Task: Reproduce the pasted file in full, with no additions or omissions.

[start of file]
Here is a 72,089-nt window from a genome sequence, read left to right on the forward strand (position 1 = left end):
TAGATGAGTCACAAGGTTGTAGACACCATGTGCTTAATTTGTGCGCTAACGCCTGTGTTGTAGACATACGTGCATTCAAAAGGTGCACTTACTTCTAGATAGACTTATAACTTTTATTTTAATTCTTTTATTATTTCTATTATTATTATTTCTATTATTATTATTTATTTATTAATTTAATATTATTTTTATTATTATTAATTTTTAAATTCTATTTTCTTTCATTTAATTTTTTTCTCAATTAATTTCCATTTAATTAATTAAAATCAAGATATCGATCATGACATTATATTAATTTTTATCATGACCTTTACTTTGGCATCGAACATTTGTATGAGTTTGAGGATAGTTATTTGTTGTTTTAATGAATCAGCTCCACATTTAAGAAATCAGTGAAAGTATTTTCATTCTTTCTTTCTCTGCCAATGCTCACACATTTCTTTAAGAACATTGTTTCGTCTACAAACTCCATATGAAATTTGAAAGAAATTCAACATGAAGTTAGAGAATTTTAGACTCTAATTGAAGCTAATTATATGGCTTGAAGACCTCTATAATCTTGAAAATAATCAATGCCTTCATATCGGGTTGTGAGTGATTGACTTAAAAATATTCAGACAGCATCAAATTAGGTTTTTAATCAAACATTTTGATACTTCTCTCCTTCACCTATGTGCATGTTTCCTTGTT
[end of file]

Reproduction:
Here is a 72,089-nt window from a genome sequence, read left to right on the forward strand (position 1 = left end):
TAGATGAGTCACAAGGTTGTAGACACCATGTGCTTAATTTGTGCGCTAACGCCTGTGTTGTAGACATACGTGCATTCAAAAGGTGCACTTACTTCTAGATAGACTTATAACTTTTATTTTAATTCTTTTATTATTTCTATTATTATTATTTCTATTATTATTATTTATTTATTAATTTAATATTATTTTTATTATTATTAATTTTTAAATTCTATTTTCTTTCATTTAATTTTTTTCTCAATTAATTTCCATTTAATTAATTAAAATCAAGATATCGATCATGACATTATATTAATTTTTATCATGACCTTTACTTTGGCATCGAACATTTGTATGAGTTTGAGGATAGTTATTTGTTGTTTTAATGAATCAGCTCCACATTTAAGAAATCAGTGAAAGTATTTTCATTCTTTCTTTCTCTGCCAATGCTCACACATTTCTTTAAGAACATTGTTTCGTCTACAAACTCCATATGAAATTTGAAAGAAATTCAACATGAAGTTAGAGAATTTTAGACTCTAATTGAAGCTAATTATATGGCTTGAAGACCTCTATAATCTTGAAAATAATCAATGCCTTCATATCGGGTTGTGAGTGATTGACTTAAAAATATTCAGACAGCATCAAATTAGGTTTTTAATCAAACATTTTGATACTTCTCTCCTTCACCTATGTGCATGTTTCCTTGTT